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Driving Pet Peeves Infographic

October 10, 2012

Majority of Ontario drivers speed over the limit and they are most annoyed by drivers who text/talk and tailgate, according to National survey.
InsuranceHotline.com surveyed Canadians on their top driving ‘pet peeve’ as well as their own bad habits behind the wheel.

Driving Pet Peeves Infographic

Other interesting observations include:

  • On average, according to self-reported data, Ontarians speed more than Canadians (64% versus 56%), and they are the least offended by other speeders;
  • Texting while driving is the #1 pet peeve in Ontario with almost 50% of respondents indicating that this is among their greatest annoyances while driving. Interestingly, 16% of Ontarians admitted to texting while driving;
  • Educated and higher income drivers are more annoyed with slow drivers over drivers who use their phones;
  • Young drivers (age 18-34) and males were more likely to have more bad driving habits – they’re almost twice as likely to talk on their phone or text while driving and are least offended by other drivers doing these activities;
  • Women and young drivers are doing more self-grooming while driving;
  • 25% of women claim they have not done any of these bad driving behaviours in the past three months, as opposed to 14% of men who claim to be innocent of all dozen bad habits in the survey.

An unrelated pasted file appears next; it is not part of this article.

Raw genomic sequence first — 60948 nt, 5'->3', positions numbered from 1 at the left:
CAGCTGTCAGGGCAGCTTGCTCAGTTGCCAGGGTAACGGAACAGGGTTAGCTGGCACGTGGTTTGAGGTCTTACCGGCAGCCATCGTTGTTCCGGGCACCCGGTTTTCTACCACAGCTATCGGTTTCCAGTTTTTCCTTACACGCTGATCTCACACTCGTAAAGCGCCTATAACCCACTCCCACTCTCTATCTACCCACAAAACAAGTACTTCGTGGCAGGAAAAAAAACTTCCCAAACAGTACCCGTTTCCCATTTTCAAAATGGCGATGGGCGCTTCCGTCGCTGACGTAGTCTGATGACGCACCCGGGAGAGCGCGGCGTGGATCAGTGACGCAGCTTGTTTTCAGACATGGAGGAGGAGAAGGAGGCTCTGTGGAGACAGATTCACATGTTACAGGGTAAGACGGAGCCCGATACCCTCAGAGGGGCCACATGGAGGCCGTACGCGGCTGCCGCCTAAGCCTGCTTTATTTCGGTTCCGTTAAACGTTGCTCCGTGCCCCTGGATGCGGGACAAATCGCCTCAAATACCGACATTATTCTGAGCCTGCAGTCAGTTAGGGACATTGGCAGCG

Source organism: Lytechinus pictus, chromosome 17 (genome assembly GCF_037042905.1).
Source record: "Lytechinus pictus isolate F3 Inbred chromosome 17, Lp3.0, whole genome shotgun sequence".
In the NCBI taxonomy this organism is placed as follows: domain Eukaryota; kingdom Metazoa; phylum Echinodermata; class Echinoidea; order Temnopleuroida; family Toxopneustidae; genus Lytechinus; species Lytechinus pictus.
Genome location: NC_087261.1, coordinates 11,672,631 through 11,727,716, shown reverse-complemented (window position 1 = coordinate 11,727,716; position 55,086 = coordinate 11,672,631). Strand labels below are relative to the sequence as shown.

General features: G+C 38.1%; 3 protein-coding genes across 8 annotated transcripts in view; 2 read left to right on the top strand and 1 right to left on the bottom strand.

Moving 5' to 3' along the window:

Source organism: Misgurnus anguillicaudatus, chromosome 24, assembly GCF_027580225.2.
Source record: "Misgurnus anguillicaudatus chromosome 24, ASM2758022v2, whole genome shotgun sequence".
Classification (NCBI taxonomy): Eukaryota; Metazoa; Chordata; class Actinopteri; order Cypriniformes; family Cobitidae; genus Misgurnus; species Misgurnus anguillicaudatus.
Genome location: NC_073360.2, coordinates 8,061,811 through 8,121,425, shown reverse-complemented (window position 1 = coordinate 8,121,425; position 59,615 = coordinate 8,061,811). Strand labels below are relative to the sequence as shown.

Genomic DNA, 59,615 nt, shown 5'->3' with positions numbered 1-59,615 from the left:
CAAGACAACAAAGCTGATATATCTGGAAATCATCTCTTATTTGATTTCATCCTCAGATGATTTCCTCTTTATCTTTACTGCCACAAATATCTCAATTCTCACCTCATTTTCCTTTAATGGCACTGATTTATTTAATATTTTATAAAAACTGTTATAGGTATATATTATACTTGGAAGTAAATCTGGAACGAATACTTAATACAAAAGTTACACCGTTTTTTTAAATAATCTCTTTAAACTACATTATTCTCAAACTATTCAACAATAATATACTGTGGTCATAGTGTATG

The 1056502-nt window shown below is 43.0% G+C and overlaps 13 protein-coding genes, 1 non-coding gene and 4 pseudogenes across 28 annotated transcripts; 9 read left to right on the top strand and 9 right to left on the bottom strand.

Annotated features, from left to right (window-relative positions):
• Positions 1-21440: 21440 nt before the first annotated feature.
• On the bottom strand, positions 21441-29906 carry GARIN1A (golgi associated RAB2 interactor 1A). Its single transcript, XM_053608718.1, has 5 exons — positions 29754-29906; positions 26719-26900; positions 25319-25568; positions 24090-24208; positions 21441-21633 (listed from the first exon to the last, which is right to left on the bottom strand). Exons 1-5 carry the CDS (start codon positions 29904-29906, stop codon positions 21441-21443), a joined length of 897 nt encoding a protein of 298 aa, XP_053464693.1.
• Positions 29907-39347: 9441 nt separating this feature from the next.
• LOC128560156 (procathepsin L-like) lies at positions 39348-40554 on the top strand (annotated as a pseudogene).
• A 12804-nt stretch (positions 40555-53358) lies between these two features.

• Dwight T

    I thought it somewhat odd that people said they admit to entering an intersection while the light is yellow only because it isn’t illegal to enter on a yellow light. But unless you EXIT on the yellow, you’re running a RED LIGHT. Yellow means STOP – IF SAFE.

  • allzibal

    I wonder if those that complain about tailgating are actually the drivers who insist in staying in the passing lane when all other lanes are empty ?

  • Schwartzie

    allzibal: not this driver…in fact, if the police targeted tailgaters instead of speeders, people would be far less tempted to speed, and they may learn that driving at safe speeds is far less tiring and far more enjoyable. Trust me, I learned the hard way.

  • Schwartzie

    How about a response to my last comment from any traffic officers, driving instructors, legislators, insurers and related professions? How can the driving public lobby for safer traffic laws and stricter enforcement? How about some productive dialogue on some of these issues? More than once I’ve heard the excuse from people responsible for enforcement that understaffing is a constant problem, however an officer in the police district in which I live laid three or four times as many charges his fellow officers and got into difficulty over the accuracy of his testimony in court. It would appear that he was over zealous alright but if he can lay that many more charges before getting into difficulty, it does give you some cause to wonder. I’m not trying to tar everyone with the same brush. Good law enforcement requires people of great character and we all benefit from their work and we do well to support them in it and help them do their jobs well. I am just saying that I would welcome a “healthy” discussion with people who may be in a position to impliment constructive changes. Don’t we all want that?

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